August 13, 2012 | | Columns


KershawHealth Board of Trustees

KershawHealth's nine-member board of trustees is appointed for six-year terms by the Kershaw County Council. These trustees, who come from throughout Kershaw County, represent a broad range of expertise. Because healthcare is such a complicated and highly-regulated business, serving on the board demands a great deal of work and a significant time commitment. We are deeply grateful for those who, during the last 100 years, have given so generously of their time and talents. Their leadership and support have been critical to the growth and quality of healthcare in Kershaw County.

August 13, 2012 | By Donnie Weeks, KershawHealth president and CEO C-I contributing columnist | Columns


‘Newsroom’ shows how it should be

It should come as no surprise to long-time readers that I am absolutely loving Aaron Sorkin's The Newsroom on HBO. In fact, considering some of my latest columns, new readers probably aren't surprised, either.

August 13, 2012 | Martin L. Cahn | Columns


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Articles by Section - Columns


Parker: The sacrifice of Sarah Palin

WASHINGTON -- When Democrats were looking for evidence of a Republican war on women, they overlooked Exhibit A -- Sarah Palin.

January 28, 2015 | By Kathleen Parker Washington Post Writers Group | Columns


Beckham: The local homefront

The gliders landed in the Boykin fields and pastures and the German POWs worked in Lugoff and Boykin, while a Lugoff native and a Camden businessman partnered together to raise millions of dollars for the war effort.

January 28, 2015 | By Buster Beckham C-I contributing columnist | Columns


Noble: The $123 million scandal

"Someone needs to go to jail."

January 28, 2015 | By Phil Noble C-I contributing columnist | Columns


Cahn: Random thoughts for a Monday morning

OK, so I'm actually writing this on Friday, but you're reading it Monday, so that's why it's random thoughts for a Monday morning.

January 26, 2015 | Martin L. Cahn | Columns


Rich: What I love about my South

It happened the other day. It's funny how things so simple can remind us of things so meaningful, of those sweets that are tucked inside our hearts and unknowingly treasured.

January 26, 2015 | By Ronda Rich www.rondarich.com | Columns


Morgan: The Abbeville decision

While I was taking a finance class as part of my doctoral program in Virginia in the early 1990s, one of the topics we discussed was a lawsuit that had been filed in South Carolina, now called the Abbeville case, which challenged South Carolina's structure for funding public education. Life takes funny turns. Here I am 21 years later in South Carolina when the case is finally settled.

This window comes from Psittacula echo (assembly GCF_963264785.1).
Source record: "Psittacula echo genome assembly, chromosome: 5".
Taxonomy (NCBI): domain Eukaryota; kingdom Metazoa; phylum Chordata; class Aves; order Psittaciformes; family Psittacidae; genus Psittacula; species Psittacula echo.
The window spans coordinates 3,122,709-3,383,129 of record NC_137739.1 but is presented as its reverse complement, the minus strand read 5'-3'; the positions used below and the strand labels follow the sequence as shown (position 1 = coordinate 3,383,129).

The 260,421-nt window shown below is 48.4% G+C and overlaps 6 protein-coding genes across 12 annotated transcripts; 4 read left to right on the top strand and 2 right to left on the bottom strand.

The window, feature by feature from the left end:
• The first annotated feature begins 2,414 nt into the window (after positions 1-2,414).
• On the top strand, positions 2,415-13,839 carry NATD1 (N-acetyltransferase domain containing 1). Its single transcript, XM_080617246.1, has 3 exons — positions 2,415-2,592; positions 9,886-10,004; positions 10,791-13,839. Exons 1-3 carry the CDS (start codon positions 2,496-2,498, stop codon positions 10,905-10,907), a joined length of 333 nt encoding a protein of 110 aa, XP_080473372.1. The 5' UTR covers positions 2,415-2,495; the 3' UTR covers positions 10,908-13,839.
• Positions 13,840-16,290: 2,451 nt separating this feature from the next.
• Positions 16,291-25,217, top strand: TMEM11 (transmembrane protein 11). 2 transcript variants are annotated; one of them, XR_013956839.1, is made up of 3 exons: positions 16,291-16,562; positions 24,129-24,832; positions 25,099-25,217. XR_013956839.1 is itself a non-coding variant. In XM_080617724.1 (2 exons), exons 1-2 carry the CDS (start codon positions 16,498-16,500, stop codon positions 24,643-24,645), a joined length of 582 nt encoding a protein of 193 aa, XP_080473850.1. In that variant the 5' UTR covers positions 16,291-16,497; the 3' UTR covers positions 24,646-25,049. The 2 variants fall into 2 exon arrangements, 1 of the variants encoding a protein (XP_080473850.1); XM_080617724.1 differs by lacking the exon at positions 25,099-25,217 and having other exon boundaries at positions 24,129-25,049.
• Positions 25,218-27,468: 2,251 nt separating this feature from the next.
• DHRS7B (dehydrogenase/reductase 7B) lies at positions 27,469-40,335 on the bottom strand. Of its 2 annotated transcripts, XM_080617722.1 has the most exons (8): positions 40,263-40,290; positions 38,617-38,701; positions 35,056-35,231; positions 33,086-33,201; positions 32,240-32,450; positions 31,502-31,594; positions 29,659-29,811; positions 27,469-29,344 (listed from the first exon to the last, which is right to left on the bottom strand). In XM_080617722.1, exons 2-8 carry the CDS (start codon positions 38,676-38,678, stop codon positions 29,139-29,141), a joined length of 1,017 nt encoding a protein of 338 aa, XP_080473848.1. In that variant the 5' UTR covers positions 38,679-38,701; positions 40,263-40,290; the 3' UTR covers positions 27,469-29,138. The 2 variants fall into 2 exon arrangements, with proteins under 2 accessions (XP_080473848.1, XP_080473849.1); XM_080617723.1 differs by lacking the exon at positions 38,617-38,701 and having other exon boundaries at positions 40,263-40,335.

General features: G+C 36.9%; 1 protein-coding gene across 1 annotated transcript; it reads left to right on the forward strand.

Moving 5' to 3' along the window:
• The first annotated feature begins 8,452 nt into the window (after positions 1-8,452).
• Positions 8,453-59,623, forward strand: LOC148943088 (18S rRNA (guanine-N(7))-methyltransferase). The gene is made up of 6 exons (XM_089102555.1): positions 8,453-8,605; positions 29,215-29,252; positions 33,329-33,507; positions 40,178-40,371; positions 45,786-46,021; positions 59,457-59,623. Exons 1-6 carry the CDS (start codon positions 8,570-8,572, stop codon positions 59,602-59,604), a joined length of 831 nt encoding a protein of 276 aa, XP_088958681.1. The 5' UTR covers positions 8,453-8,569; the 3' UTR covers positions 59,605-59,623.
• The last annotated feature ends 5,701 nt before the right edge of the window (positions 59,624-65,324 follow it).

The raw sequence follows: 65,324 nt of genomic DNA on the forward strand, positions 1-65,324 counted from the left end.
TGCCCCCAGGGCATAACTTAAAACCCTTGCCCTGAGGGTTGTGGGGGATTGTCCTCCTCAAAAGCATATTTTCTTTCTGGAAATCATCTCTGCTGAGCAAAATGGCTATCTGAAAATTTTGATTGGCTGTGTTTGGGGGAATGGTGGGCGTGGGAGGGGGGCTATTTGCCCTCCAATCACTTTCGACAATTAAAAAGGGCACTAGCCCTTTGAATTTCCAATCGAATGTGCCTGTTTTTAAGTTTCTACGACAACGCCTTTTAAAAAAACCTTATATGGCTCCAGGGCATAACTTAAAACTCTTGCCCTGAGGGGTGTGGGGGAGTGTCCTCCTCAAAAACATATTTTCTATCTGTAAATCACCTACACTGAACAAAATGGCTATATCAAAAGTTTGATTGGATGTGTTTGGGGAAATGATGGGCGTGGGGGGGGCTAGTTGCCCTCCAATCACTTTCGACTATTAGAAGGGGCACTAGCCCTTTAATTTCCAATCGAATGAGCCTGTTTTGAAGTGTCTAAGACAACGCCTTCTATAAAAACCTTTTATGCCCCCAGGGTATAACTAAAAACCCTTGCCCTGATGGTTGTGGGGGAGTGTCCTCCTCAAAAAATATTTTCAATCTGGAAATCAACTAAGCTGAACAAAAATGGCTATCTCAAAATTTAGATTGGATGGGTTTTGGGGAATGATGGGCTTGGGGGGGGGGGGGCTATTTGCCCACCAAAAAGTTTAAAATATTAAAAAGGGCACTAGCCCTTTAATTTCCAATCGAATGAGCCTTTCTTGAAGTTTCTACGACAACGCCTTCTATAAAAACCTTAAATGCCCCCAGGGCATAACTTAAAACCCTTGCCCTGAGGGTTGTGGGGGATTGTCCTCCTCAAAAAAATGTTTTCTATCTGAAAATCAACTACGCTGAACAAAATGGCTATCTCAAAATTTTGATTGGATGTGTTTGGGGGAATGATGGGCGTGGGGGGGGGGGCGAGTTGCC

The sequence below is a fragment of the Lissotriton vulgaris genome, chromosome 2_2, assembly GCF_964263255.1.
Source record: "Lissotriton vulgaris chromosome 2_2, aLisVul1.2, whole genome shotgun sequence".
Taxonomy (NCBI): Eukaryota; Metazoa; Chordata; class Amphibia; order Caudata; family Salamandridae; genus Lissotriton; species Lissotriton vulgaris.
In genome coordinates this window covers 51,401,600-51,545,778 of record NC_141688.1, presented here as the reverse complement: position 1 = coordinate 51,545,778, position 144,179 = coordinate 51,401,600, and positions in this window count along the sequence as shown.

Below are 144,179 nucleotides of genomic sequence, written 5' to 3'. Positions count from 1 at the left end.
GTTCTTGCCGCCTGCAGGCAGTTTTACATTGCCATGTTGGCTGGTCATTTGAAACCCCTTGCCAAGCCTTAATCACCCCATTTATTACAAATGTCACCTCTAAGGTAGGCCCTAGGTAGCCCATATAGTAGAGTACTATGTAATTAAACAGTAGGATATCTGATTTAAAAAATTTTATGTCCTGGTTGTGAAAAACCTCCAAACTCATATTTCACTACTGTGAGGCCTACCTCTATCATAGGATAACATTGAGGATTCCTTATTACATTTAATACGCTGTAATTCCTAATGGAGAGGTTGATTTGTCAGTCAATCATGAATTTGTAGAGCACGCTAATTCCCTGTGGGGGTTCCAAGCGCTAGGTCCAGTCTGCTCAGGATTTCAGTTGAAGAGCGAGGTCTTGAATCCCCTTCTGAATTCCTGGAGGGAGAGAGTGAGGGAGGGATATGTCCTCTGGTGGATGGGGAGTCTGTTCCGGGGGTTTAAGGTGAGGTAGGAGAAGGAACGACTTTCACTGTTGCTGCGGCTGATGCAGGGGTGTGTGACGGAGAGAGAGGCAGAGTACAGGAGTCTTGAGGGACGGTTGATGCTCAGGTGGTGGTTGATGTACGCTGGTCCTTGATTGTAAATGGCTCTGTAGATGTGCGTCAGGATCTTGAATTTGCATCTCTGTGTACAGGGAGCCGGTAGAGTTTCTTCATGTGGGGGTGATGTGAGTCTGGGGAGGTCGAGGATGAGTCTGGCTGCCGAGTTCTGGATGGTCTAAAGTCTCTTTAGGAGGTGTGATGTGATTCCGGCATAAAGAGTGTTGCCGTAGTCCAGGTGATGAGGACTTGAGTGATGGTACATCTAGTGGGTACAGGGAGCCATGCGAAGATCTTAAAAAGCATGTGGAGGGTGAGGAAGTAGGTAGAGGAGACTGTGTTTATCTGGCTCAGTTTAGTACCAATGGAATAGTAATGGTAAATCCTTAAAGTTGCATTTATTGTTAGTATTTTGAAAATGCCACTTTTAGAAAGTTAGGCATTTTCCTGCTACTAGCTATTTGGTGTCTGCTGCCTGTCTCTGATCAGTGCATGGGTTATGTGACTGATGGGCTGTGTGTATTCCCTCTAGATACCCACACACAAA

January 26, 2015 | KCSD Superintendent Dr. Frank Morgan C-I contributing columnist | Columns


Tucker: Uber vs. taxis

You've probably heard of Uber, the ride-sharing service taking the world's cities by storm.

January 23, 2015 | Glenn Tucker | Columns


Rampell: Dangerously in denial on climate change

Last year, government scientists tell us, was the hottest year on record.

January 23, 2015 | | Columns


Phillips: When duty calls

Last week, I wrote about some of the many cultural and recreational opportunities we have here in Camden and Kershaw County. It's impressive we have so many offerings and they are thanks to the vision, effort and hard work of those involved, be it the Fine Arts Center, the Kershaw County Parks and Recreation Department, the equine industry and so many more.

January 23, 2015 | Gary Phillips | Columns


Gilland: ‘Dung on a twig?’

How would you like to be called dung-on-a-twig? There certainly are worse things in life, but certainly much better things as well. Dung-on-a-twig is one of the root meanings for mistletoe, which grows on trees. This common name comes from two parts of Anglo-Saxon speech. "Mistel" a common word for dung, and "tang" the word for twig, combine to form the word mistletoe or "dung on a twig." This name became prevalent as it was noticed that mistletoe would appear where many birds had landed on branches and deposited their excrement, nice. This puts a whole new context on the ...

January 23, 2015 | By Liz Gilland, Camden Urban Forester C-I contributing columnist | Columns